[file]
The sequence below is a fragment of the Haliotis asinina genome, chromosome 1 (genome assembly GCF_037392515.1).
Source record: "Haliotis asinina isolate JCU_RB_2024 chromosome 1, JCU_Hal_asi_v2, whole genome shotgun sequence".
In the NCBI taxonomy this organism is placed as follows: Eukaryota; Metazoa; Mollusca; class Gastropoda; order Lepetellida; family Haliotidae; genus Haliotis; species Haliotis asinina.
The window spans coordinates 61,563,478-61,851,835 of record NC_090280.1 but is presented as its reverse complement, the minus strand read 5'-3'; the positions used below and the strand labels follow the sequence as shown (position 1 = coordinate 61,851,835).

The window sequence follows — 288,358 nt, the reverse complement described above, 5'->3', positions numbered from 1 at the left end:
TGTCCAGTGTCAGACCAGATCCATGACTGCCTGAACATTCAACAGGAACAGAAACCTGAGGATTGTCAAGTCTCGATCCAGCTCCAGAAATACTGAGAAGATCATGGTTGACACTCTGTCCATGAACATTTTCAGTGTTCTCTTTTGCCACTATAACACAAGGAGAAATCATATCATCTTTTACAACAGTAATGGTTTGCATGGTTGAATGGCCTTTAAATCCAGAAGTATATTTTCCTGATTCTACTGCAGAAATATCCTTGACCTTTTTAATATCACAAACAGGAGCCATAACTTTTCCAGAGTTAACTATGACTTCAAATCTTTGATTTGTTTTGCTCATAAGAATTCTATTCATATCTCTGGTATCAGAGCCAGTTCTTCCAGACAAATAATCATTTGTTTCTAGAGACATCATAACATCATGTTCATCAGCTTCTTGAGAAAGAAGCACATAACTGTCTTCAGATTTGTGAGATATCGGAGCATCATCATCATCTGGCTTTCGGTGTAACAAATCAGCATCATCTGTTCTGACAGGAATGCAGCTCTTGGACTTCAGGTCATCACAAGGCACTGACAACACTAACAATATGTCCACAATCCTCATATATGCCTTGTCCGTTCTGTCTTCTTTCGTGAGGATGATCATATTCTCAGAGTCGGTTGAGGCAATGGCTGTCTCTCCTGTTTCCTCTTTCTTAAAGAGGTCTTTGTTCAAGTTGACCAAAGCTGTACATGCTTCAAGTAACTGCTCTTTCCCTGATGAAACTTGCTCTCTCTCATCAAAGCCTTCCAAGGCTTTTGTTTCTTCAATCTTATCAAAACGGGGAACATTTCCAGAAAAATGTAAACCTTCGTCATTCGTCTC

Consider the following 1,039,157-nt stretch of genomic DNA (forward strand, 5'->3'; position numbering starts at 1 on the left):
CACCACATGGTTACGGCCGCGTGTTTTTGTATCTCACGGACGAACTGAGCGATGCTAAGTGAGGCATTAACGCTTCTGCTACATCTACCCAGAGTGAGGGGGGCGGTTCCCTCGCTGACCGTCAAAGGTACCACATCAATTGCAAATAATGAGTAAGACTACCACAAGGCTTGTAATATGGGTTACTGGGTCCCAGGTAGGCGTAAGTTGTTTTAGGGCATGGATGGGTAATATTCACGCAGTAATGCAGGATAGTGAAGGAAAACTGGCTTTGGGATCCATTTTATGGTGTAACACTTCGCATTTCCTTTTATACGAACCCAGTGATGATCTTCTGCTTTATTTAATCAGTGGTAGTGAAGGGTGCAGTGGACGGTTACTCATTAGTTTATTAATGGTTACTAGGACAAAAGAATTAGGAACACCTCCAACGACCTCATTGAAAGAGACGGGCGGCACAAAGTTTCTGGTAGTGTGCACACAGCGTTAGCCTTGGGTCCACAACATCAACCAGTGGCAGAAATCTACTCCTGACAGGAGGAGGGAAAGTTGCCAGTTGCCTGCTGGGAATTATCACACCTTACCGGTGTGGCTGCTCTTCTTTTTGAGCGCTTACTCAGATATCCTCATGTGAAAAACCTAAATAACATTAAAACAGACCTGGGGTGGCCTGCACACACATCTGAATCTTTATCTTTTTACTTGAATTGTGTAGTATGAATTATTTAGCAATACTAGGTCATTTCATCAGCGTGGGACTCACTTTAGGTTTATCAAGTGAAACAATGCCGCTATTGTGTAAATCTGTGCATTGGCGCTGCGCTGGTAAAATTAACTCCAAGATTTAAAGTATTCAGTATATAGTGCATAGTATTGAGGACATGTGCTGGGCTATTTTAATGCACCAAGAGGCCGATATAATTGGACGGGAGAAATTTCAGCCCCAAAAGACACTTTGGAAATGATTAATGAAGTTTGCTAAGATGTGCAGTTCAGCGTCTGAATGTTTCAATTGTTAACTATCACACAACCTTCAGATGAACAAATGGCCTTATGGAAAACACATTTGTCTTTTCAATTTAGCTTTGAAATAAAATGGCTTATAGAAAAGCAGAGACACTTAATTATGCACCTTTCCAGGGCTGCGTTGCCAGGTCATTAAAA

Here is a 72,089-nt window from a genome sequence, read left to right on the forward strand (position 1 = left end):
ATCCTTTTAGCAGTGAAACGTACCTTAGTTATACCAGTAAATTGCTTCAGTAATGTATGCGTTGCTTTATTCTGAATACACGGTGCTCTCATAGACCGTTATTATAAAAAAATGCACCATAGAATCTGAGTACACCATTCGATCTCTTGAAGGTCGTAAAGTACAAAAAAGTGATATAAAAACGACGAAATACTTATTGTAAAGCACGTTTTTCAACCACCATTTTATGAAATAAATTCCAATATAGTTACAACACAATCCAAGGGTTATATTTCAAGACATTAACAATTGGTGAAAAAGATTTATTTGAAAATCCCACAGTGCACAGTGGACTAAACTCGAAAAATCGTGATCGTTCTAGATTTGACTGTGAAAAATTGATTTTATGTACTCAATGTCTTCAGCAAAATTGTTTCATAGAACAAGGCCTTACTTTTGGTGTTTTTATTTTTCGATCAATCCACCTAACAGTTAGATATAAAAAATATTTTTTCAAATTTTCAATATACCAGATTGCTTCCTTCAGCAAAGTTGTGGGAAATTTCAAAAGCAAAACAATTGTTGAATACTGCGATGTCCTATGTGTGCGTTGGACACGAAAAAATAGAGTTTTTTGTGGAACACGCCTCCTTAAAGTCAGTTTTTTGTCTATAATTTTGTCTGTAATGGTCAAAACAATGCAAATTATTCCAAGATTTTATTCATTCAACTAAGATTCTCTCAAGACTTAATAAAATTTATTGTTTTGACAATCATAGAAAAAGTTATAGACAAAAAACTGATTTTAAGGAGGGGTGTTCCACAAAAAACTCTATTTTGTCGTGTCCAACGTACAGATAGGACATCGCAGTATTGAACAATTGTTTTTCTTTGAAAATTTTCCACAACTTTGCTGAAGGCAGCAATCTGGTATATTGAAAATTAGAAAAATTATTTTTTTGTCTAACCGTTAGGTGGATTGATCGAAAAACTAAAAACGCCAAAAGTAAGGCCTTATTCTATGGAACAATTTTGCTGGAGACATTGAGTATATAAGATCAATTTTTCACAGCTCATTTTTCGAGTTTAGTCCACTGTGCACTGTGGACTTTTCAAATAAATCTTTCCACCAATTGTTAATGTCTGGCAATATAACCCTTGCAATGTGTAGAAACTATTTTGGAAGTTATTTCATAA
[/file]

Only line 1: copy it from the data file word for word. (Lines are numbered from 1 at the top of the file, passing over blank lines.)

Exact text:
The sequence below is a fragment of the Haliotis asinina genome, chromosome 1 (genome assembly GCF_037392515.1).